10 Tips on Improving Your Writing

  1. Don’t Use Bland, Dried Up Words – Very, Really, Bad, Good. These are all words that will take your writing from interesting and deep, to drab and crusty. Instead of these words, try using words like: nefarious, brutal, valuable, immaculate. (more here)
  2. Build on Your Characters – Especially if it’s your main character, you always want to give details and tell more about your characters. I like to give my main character a backstory for some depth. Tell where they are from, how they grew up, etc. (more here)
  3. Conflict, Conflict, Conflict! – Writing with no conflict has no depth and can be boring. If nothing happens how do you keep it interesting. You can kill a character off (not the main character) the right way. Fight scenes are full of suspense and thrill. This makes the reader want to find out what happens next. with fight scenes comes a lot of action and intensity, make sure to use the right words (see #1).
  4. Don’t Be Afraid To Add Romance – Adding romance is another tool to add something new and exciting. Just be careful to not force it or dry it up. Keep it interesting but unless your book is a romance novel, don’t make it the main focus. It’s easy to spend too much time on weaving love into the mix and forgetting the main plot. (example here)
  5. Having a Quality Villain – Who is my villain going to be? How is my villain going to act? What does my villain want? These are great questions to ask yourself when you are creating your evil mastermind. A great way to build character on your villain is relating them to characters already in the story. Or you could leave them mysterious and find out more as the story goes on. (more here)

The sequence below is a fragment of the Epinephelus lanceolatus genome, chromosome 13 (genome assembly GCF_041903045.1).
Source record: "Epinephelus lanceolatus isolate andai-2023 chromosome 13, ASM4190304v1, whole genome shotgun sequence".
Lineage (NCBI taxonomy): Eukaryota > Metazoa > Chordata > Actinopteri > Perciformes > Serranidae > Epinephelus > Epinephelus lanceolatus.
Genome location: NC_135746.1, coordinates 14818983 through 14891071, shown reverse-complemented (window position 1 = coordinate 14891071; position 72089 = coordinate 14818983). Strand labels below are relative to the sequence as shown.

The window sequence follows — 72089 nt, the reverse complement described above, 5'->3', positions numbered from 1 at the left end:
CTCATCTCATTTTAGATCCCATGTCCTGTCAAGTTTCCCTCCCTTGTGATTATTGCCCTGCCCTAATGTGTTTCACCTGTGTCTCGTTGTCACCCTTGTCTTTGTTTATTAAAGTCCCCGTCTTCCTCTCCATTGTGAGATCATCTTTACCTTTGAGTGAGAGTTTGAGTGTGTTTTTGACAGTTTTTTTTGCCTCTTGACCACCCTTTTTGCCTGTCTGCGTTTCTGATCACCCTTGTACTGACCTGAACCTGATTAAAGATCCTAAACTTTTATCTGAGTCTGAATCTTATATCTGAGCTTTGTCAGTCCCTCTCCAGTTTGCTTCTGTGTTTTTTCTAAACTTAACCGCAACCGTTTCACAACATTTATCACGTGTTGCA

6. Dialogue Is More Important Than You Think –  Having dull and short (small talk) dialogue is an awful way to drown out a good story. When “hey” and “no” fill up half a page, the story line isn’t going anywhere. You’re stuck in a revolving door with no way out. Try putting in dialogue that progresses the story and stays interesting: reveal a secret, add threats to the mix, flirtation, etc. (more here)
  7. Put Just Enough Emotion In The Story – Emotion doesn’t always have to be sappy and sickly sweet, it can be anger, frustration, anxiety or joy. It provides a way to relate to the characters and make the reader feel what the character is feeling. It turns your story into a world that they can feel and believe. (more here)
  8. Provide An Appearance To Your Character – What do they wear? Facial features? How do they walk? Hand gestures? These are all things that you have to put into perspective when you are making your characters. Give some insight to what they are like and how they move. Detail is a great way to add more character development and silent feeling. (more here)
  9. Don’t Forget The Renowned Plot Chart – Plot diagram, story roller coaster, whatever you call it, it was made for a reason. Using this can help make sure you don’t get lost in all of the goals and focus on the main plot of the story. Add an exposition, rising action, conflict falling action, and conclusion for a classic plot diagram. (more here)
  10. Always Have A Goal To Strive For – Find out who their real parents are, discover a new planet, sail the world etc. This keeps something always happening and interesting. Make the goal not so easy to accomplish. Add conflict, glimmers of hope, new helping characters, etc. This creates a striving force to get it done and makes the journey worth it. (more here)

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